The characters are all complex human beings, with a mix of motivations and emotions. For the police interrogators, torture is part of the daily routine. Low level torturers occasionally exhibit fleeting moments of empathy, usually suppressed by an awareness that promotion opportunity depends on the successful extraction of false confessions. The victim is torn between defiance and fear, and his determination to not to provide names conflicts with being unable to endure further torture.
The most chilling portrait is that of a man the others refer to by the nickname 'the Undertaker.' Driven by a mad passion to extirpate every trace of communist sentiment from South Korea, in which anything left of center qualifies, the Undertaker is regarded as an expert in his craft. When reporting to work, he brings his own briefcase of torture implements. This is a man who takes pride in his work, and he calmly whistles while inflicting torture on his victim. Late in the film, the Undertaker undergoes a religious conversion and expresses apparent remorse for his actions. The viewer is left wondering how real that remorse was, and the answer comes during the closing credits.
The scenes of torture are unrelenting. We see waterboarding, beatings, and electric shocks in all their brutality, and the film is explicit in demonstrating how the process dehumanizes both the victim and the perpetrators. It is impossible to watch the scenes of waterboarding and not feel outrage at the bland assurances from some U.S. officials that the practice does not constitute torture. Chung said his aim was to "really make the viewer feel how torture destroys the human soul," and in this he succeeded admirably. In viewing the film, I was struck by how the physical effect of torture began to seem secondary to the emotional impact on those at both ends of the experience.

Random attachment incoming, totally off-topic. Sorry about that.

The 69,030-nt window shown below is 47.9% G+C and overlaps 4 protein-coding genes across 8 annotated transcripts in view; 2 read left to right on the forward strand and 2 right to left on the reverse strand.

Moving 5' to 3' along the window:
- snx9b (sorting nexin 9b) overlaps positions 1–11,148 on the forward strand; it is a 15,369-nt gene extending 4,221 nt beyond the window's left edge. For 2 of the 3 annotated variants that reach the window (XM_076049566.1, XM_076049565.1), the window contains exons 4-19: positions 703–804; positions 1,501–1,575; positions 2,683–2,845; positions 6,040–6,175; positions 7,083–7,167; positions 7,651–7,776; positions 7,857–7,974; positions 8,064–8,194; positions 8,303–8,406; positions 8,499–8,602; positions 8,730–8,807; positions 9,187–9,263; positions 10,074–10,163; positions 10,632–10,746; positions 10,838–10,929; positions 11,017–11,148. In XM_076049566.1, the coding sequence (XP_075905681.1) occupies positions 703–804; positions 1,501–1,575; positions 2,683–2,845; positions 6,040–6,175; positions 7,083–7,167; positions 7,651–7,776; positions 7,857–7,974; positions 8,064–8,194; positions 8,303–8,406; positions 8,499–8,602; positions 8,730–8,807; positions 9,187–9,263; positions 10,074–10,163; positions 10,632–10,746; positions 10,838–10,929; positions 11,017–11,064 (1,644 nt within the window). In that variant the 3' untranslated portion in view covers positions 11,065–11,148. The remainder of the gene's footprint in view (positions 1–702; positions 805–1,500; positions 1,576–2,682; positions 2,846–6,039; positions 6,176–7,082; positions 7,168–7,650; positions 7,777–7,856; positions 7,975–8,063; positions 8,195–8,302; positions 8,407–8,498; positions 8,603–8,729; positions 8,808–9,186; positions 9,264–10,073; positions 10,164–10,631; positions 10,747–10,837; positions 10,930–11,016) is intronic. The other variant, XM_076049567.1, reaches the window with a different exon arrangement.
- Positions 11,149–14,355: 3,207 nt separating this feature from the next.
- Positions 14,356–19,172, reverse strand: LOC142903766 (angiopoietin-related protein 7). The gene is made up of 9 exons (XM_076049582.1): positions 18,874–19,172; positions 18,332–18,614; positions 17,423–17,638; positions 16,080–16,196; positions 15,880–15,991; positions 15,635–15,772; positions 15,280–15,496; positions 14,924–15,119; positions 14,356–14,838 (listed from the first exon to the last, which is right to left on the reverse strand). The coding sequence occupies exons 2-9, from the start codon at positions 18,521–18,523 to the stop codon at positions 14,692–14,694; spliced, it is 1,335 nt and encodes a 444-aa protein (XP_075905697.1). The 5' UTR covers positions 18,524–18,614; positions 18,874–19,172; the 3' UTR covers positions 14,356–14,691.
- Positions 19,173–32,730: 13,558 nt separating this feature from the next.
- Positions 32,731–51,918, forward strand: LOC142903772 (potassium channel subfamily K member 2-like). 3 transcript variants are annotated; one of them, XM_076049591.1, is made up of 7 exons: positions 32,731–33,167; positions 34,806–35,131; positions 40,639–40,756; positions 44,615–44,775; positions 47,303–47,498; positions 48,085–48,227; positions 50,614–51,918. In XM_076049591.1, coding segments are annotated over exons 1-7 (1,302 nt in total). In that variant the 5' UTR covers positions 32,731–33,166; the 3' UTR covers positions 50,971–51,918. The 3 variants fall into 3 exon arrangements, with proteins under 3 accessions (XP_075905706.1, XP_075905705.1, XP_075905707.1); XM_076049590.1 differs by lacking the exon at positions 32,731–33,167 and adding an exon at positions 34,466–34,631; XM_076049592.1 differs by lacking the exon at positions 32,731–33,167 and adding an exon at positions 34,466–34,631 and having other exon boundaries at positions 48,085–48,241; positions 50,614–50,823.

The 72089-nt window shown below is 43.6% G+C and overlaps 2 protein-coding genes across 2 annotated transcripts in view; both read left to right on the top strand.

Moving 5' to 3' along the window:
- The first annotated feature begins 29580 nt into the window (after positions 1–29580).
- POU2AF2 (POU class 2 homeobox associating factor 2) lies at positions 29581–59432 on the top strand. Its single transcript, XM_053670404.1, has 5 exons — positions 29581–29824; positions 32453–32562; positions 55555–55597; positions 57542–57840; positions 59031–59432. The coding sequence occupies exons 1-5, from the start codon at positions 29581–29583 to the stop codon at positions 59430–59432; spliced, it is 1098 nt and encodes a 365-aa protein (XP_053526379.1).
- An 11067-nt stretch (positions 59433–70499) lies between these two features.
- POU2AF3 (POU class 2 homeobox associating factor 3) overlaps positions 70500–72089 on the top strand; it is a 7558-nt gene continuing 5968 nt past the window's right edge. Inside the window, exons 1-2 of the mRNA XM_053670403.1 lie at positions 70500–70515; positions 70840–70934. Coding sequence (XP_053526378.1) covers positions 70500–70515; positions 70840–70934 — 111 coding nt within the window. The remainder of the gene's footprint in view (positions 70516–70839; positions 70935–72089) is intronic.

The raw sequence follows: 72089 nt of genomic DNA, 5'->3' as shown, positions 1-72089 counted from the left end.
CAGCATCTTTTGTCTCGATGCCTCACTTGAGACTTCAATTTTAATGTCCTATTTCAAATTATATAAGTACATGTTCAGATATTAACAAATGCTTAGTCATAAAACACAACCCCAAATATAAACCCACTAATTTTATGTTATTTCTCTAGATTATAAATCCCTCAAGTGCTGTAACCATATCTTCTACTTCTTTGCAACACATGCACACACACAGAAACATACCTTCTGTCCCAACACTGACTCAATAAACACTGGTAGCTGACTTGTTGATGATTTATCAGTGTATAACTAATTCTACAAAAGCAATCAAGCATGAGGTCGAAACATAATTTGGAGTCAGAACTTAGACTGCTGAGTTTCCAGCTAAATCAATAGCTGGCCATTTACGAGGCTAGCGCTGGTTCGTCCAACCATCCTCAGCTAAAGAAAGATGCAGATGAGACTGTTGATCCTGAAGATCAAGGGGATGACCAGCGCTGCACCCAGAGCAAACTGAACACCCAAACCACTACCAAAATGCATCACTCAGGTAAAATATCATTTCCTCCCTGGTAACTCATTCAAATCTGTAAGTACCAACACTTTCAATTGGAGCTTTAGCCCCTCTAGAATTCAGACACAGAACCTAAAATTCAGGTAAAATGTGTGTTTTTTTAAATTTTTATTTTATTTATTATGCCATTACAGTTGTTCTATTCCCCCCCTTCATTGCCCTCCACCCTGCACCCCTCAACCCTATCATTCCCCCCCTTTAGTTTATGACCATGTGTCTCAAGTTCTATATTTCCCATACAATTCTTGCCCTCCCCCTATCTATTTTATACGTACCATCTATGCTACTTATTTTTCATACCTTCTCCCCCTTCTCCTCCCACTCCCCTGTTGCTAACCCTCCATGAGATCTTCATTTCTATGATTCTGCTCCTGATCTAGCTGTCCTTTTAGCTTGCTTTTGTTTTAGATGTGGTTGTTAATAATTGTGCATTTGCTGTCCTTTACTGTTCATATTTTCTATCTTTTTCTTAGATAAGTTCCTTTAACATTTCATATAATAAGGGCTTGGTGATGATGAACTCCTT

Actor Park Won-sang plays the tortured activist, and his performance is astounding, conveying his character's inner torment in a powerful way even when sitting quietly huddled, wrapped in a blanket. His terror is palpable when faced with another round of torture. Park experienced extraordinarily harsh conditions in making this film in order to effectively convey the effect of torture. During the closing credits, short clips of interviews with 24 former victims of torture are shown, to moving effect.
"National Security was the most difficult film in my thirty-year film career," Chung remarks. "My purpose was to make the audience feel the pain. Many of our people remained silent while witnessing democracy being harmed, and this continues to this day."
Not surprisingly, the film remains without an American distributor. Do not look for it at your local multiplex. The film, however, is available on DVD by mail order from South Korea, and is in region-free NTSC format and is therefore playable on all North American units. National Security is a film not to be missed for those who care about the political state of the world and those who appreciate quality cinema. It will haunt your thoughts long after viewing.
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Gregory Elich is an independent researcher, a journalist, and an activist. (back)